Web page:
Two members of congress have introduced legislation that would prohibit taxpayers from freely accessing research that they have already paid for. The Research Works Act, sponsored by Representatives Carolyn B. Maloney, Democrat of New York, and Darrell Issa, a Republican from California, would forbid the National Institutes of Health (NIH) from requiring that their grantees provide copies of the papers they publish in peer-reviewed journals so that the NIH can make them available in the NIH on-line library. If this ill-conceived piece of legislation passes, it could easily spread from the NIH to the rest of the federal government.
We have written about this issue several times before and have provided examples of government funded wildfire research that is not available to taxpayers unless they pay a privately owned publishing company a fee, usually around $25 to $30 dollars for each article.
Thankfully, according to Tim Swedberg, Communications Director of the Joint Fire Science Program which provides a great deal of federal money for wildfire-related research, the JFSP has a written policy about the findings from the research they fund which the authors publish in a journal:
Journal acknowledges that Author retains the right to provide a copy of the final manuscript to JFSP upon acceptance for Journal publication or thereafter, for public archiving in firescience.gov as soon as possible after publication by Journal.
This proposed legislation has generated some interest, as you can see from this list of dozens of articles written on the subject over the last two weeks.
The New York Times has an excellent story on the topic. Here is an excerpt:
…The publishers argue that they add value to the finished product, and that requiring them to provide free access to journal articles within a year of publication denies them their fair compensation. After all, they claim, while the research may be publicly funded, the journals are not.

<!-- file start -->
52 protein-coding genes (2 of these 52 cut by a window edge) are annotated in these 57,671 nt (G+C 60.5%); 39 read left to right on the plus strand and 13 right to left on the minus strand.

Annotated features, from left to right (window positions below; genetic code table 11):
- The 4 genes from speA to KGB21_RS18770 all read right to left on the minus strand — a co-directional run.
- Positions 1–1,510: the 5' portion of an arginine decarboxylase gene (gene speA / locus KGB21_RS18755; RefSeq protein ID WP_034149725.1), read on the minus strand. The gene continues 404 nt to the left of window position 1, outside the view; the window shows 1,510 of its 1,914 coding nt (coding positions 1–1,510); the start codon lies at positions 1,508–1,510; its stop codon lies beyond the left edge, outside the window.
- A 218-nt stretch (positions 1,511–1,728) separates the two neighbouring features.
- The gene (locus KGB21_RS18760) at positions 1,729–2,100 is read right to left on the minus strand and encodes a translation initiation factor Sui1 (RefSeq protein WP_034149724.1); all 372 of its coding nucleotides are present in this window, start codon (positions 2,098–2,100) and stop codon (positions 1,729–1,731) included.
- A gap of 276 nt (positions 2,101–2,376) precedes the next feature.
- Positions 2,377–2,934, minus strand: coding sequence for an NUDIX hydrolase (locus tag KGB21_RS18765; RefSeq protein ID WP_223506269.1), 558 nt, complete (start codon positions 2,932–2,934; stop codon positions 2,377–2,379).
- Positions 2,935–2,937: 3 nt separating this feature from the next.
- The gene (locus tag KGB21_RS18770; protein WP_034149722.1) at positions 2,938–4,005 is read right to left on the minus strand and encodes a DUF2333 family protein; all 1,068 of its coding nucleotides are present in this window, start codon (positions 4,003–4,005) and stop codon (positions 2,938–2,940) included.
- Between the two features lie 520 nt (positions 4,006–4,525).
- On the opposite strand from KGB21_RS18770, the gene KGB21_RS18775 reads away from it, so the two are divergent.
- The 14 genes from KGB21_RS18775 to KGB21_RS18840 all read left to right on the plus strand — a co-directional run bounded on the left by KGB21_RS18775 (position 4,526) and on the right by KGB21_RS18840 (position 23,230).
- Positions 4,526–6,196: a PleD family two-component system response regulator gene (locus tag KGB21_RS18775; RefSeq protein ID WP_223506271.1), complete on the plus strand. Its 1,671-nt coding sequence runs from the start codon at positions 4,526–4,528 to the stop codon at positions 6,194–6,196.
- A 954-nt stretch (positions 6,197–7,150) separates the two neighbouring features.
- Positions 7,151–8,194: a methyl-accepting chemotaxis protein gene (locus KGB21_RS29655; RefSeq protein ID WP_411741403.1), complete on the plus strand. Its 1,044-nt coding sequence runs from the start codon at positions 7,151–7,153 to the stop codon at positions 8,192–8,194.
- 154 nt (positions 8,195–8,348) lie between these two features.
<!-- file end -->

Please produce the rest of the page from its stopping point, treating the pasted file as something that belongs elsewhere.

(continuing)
But in fact, the journals receive billions of dollars in subscription payments derived largely from public funds. The value they say they add lies primarily in peer review, the process through which works are assessed for validity and significance before publication. But while the journals manage that process, it is carried out almost entirely by researchers who volunteer their time. Scientists are expected to participate in peer review as part of their employment, and thus the publicly funded salaries most of them draw through universities or research organizations are yet another way in which taxpayers already subsidize the publishing process.
Rather than rolling back public access, Congress should move to enshrine a simple principle in United States law: if taxpayers paid for it, they own it…
Researchers should cut off commercial journals’ supply of papers by publishing exclusively in one of the many “open-access” journals that are perfectly capable of managing peer review (like those published by the Public Library of Science, which I co-founded). Libraries should cut off their supply of money by canceling subscriptions. And most important, the N.I.H., universities and other public and private agencies that sponsor academic research should make it clear that fulfilling their mission requires that their researchers’ scholarly output be freely available to the public at the moment of publication.
UPDATE January 22, 2012:
HERE is a link to a 3-minute audio recording from KCRW, in which Dr. Michael Wilkes, a Professor of Medicine and Vice Dean for Medical Education at UC Davis, provides his “Second Opinion” about open access to taxpayer-funded research.
Thanks go out to Tim and Lone Ranger